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'No, moonlighting is not cheating': Ex-Infosys director Mohandas Pai disagrees with Wipro's Rishad Premji

'No, moonlighting is not cheating': Ex-Infosys director Mohandas Pai disagrees with Wipro's Rishad Premji

Pai said, "Employment is a contract between an employer who pays me for working for them for 'n' number of hours a day. During that time, I have to abide by their conditions. Now what I do after that time is my freedom, I can do what I want.”

Moonlighting refers to the practice of taking up other jobs and assignments while working full-time with an organisation. Moonlighting refers to the practice of taking up other jobs and assignments while working full-time with an organisation.

The recent comment by Wipro’s Executive Chairman, Rishad Premji, on moonlighting has sparked a debate in the IT sector about the practice. While Premji and many others consider moonlighting as “cheating, plain and simple”, IT sector veteran Mohandas Pai has a different point of view.

In a conversation with Business Today, Pai, who is a former director of IT giant Infosys, said, “No, moonlighting is not cheating.” He explained, “I would look at it from a different perspective. Employment is a contract between an employer who pays me for working for them for 'n' number of hours a day. During that time, I have to abide by their conditions, including client confidentiality, and I'm paid for that. At that time, I can't work for anybody else. Now what I do after that time is my freedom, I can do what I want.”

What is moonlighting and why do techies pursue it?

Moonlighting refers to the practice of taking up other jobs and assignments while working full-time with an organisation. Apart from the prospect of extra income, moonlighting also helps techies build profiles for better job prospects or higher education.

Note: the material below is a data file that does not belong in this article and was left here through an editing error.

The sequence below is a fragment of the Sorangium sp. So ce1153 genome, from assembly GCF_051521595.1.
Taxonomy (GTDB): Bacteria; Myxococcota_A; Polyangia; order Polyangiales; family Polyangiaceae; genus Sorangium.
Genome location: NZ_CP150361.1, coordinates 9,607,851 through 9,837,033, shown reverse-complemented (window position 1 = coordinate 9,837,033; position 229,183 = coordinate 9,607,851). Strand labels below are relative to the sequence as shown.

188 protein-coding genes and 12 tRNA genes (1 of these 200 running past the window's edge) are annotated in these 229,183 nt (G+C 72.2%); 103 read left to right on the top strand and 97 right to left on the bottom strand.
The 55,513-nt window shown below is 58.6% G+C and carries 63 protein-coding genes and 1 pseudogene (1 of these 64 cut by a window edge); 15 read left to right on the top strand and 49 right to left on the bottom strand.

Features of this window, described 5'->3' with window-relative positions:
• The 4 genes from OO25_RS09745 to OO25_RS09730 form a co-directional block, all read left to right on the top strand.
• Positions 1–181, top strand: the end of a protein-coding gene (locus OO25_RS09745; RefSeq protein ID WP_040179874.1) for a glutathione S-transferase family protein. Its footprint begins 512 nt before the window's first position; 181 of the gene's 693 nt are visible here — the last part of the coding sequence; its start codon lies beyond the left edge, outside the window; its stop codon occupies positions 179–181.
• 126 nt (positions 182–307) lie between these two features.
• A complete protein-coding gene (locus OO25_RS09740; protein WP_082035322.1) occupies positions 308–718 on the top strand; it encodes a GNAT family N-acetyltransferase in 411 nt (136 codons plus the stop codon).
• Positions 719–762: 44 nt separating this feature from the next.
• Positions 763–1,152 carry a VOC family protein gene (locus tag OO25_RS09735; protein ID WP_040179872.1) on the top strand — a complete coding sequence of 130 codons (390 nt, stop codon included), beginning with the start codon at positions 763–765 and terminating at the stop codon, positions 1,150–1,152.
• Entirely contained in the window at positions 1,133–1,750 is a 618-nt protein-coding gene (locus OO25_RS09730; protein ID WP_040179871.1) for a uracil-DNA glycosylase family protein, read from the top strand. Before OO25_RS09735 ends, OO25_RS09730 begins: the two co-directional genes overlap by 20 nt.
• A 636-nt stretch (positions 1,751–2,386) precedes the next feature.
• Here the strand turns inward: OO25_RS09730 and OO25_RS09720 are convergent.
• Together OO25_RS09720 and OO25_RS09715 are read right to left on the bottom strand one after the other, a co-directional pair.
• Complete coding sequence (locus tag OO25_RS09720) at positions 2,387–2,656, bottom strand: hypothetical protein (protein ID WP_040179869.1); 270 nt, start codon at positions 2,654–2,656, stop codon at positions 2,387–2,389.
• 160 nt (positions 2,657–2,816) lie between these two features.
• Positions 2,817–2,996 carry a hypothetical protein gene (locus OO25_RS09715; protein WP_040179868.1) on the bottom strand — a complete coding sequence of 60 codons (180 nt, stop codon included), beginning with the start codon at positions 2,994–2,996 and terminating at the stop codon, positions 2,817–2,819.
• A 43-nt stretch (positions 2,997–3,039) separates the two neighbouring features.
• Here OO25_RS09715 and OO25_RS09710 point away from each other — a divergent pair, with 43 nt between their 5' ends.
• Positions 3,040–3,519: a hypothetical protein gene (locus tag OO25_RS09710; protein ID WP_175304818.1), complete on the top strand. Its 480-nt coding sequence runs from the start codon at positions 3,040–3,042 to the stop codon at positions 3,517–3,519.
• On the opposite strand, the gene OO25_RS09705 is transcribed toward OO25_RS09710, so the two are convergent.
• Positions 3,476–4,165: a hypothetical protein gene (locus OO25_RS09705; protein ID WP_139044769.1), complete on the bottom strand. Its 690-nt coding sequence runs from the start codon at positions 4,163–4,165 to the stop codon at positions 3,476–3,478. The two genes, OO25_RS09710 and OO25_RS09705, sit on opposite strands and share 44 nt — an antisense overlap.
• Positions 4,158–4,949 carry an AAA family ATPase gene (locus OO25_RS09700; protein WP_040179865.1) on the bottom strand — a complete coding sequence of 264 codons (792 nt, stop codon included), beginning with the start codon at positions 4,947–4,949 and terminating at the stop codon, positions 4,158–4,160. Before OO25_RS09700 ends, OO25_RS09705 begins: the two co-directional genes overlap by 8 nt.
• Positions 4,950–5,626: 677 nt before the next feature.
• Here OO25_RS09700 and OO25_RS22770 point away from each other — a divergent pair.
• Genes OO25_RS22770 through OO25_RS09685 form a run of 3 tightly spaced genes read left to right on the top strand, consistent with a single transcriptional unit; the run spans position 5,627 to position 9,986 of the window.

Also read: 'Moonlighting' divides IT sector; TCS COO N Ganapathy Subramaniam calls it 'ethical' matter

Are there any legal consequences of moonlighting?

Despite the ongoing debate on the matter, there is no overarching law explicitly explaining the legality or illegality of moonlighting by IT sector professionals. Bhagyashree Pancholy, an employment law practitioner and General Counsel at LANO GmbH told Business Today, “Moonlighting is a very ambiguous concept.”

“The Indian Factories Act restricts double employment but mostly IT sector employees do not fall in the ambit of this law,” she explained.

Pancholy highlighted, that although there aren't any specific laws preventing techies from moonlighting, but employers might add clauses to red light this practice in employment contracts. She said, “Similar jobs might breach confidentiality policies of the company. If the employment contract has any clause that especially prohibits moonlighting or taking up secondary employment then it definitely violates that as well.”

Also read: ‘Moonlighting’ is a double-edged sword! Beware of legal repercussions

What if you are caught moonlighting?

Pancholy further explained what would happen incase an employee is caught moonlighting. She said, “The company can press charges only if the employee violates the employment contract while moonlighting. Companies can only take action against employees if they have evidence that the employee has been moonlighting.”

She also said, “We haven't seen a lot of cases where companies have actively pursued judicial remedies against employees who have been caught moonlighting”

Pancholy concluded that the legal route might not be the best route to solve this issue. She noted, “I must say that legal remedy is not the most judicial course of action. The best way to deal with this is to manage the expectations of the employee.”

 

 

Published on: Aug 27, 2022, 10:26 AM IST
Posted by: Basudha Das, Aug 27, 2022, 10:17 AM IST